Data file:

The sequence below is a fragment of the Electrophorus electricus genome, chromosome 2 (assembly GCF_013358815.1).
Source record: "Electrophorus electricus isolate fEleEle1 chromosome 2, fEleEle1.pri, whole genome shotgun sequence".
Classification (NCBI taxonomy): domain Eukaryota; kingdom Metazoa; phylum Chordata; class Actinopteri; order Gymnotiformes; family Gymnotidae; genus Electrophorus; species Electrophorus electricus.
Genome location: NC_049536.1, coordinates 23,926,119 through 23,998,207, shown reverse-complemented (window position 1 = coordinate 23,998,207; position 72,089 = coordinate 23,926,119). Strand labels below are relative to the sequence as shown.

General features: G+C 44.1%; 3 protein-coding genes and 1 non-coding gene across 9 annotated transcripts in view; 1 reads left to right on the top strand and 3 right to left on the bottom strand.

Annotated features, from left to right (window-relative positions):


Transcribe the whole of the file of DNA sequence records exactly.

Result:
The sequence below is a fragment of the Electrophorus electricus genome, chromosome 2 (assembly GCF_013358815.1).
Source record: "Electrophorus electricus isolate fEleEle1 chromosome 2, fEleEle1.pri, whole genome shotgun sequence".
Classification (NCBI taxonomy): domain Eukaryota; kingdom Metazoa; phylum Chordata; class Actinopteri; order Gymnotiformes; family Gymnotidae; genus Electrophorus; species Electrophorus electricus.
Genome location: NC_049536.1, coordinates 23,926,119 through 23,998,207, shown reverse-complemented (window position 1 = coordinate 23,998,207; position 72,089 = coordinate 23,926,119). Strand labels below are relative to the sequence as shown.

General features: G+C 44.1%; 3 protein-coding genes and 1 non-coding gene across 9 annotated transcripts in view; 1 reads left to right on the top strand and 3 right to left on the bottom strand.

Annotated features, from left to right (window-relative positions):